Malden City officials recently met with a group of seven Northeastern University senior Civil Engineering students in the Capstone program who, for their senior design project, developed transportation engineering solutions for an external client’s transportation project. The students presented their project on a transportation study to improve Malden’s accessibility to pedestrians, cyclists, public transportation and vehicular traffic.
The students performed site visits, collected data and met with City and MRA officials in order to better understand the needs of the project area so that they could develop design solutions that take into account the various new residential and economic development projects either underway or in the planning stage. The students’ vision for the project area, they said, was to reimagine the area as “Malden Village,” a destination accessible by pedestrians, cyclists, motor vehicles and public transportation. Their goals included safe access for all roadway users and improved motor vehicle flow through the area. The students also provided an engineering estimate of costs associated with their recommendations as well as identified potential private and public funding sources.
The study focused on the area bounded by Centre Street to the south, the intersection of Centre and Pleasant Streets to the west, Florence Street to the north, and Main and Ferry Streets to the east. The area included the existing Malden Government Center, Police station, Malden High school and Malden Center MBTA station as well as many restaurants, commercial businesses and residential buildings. These locations are all in close proximity to the Northern Strand Community Trail, a nine-mile bike path, of which three miles crosses through Malden.
The proposed roadway improvements reallocate space to accommodate all users and offer design schemes that promote safe accessibility for each mode through the use of new planting strips and varying surface materials. The goal is to establish distinct facilities for pedestrians and cyclists that are protected from the flow of vehicular traffic. Among the many recommendations contained in the study were to install a round-a-bout at the busy Ferry, Main and Salem Streets intersection; incorporate bike lanes where possible; and, shift the drop-off locations for buses and passenger cars to make the area near the Malden Center MBTA Station more pedestrian friendly and reduce pedestrian conflicts with traffic as they travel between the station and the downtown area.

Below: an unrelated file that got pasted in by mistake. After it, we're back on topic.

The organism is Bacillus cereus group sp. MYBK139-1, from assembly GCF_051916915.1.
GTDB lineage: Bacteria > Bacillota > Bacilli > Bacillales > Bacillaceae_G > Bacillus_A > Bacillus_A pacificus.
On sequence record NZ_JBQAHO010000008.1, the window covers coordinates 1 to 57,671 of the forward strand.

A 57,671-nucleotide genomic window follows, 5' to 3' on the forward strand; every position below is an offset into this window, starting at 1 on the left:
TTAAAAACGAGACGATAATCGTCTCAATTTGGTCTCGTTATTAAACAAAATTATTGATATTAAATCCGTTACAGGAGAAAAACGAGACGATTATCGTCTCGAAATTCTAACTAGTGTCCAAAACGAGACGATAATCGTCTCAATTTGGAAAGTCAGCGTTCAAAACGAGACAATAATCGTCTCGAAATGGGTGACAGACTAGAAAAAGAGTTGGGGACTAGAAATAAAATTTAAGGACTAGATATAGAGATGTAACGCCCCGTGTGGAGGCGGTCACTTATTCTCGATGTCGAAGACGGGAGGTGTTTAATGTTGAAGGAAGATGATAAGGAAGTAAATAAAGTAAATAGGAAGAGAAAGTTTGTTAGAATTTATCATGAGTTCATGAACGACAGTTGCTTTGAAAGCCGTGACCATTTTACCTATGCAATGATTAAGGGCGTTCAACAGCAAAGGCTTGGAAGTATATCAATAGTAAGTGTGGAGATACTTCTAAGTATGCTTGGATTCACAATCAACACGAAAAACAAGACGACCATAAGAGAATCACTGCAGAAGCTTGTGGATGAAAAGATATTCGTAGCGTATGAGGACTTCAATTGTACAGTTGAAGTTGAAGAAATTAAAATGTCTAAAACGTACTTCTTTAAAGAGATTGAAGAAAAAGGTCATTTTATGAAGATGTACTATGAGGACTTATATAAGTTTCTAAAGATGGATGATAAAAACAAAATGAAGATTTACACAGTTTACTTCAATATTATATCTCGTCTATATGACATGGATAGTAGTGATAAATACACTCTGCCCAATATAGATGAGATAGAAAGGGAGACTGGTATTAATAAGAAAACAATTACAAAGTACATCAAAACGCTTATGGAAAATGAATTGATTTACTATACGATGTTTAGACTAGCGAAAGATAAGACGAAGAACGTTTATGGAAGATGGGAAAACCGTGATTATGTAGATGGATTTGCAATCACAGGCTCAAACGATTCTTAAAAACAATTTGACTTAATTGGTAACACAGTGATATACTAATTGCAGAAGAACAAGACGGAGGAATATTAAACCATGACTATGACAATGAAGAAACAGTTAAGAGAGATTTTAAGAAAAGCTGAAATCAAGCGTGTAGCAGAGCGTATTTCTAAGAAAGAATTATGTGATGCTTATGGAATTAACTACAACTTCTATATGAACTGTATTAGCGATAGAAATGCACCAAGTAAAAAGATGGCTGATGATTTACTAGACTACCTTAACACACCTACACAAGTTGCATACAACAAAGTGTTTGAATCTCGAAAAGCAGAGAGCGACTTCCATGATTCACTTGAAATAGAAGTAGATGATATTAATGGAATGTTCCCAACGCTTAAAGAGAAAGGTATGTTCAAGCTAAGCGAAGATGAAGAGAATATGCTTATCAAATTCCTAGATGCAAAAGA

Malden officials at the presentation included Mayor Gary Christenson, DPW Director Robert Knox, MRA Executive Director Deborah Burke, Business Strategy and Development Officer Kevin Duffy, City Planner Michelle Romero and City Engineer Jack Russell. Also on hand for the presentation was Steve Winslow, Malden resident, credited for his longtime advocacy for the creation of the Northern Strand Community Trail. “I am impressed with the level of detail and the effort that went into this study,” said Mayor Gary Christenson. “I look forward to the implementation of some of these great ideas.”
The Northeastern University Civil Engineering students used their classroom knowledge and past project experience to participate in this capstone project under the direction of Dr. Daniel Dulaski, P.E. Recently, one of these capstone projects was the catalyst for a town, located in the southeastern part of the state, to receive a $2.3 million state grant to implement the students’ recommendations. The students involved in the Malden project were: Meghan Debski, Peter Calves, Adam Cutler, Tiffany Ma, Tanya Welch, Teren Wong and Tyler Wong. The entire "Malden Village Completing City Connections" transportation study can be accessed on the City of Malden website.
Released by the Office of Mayor Gary Christenson
Photo by Paul Hammersley, City of Malden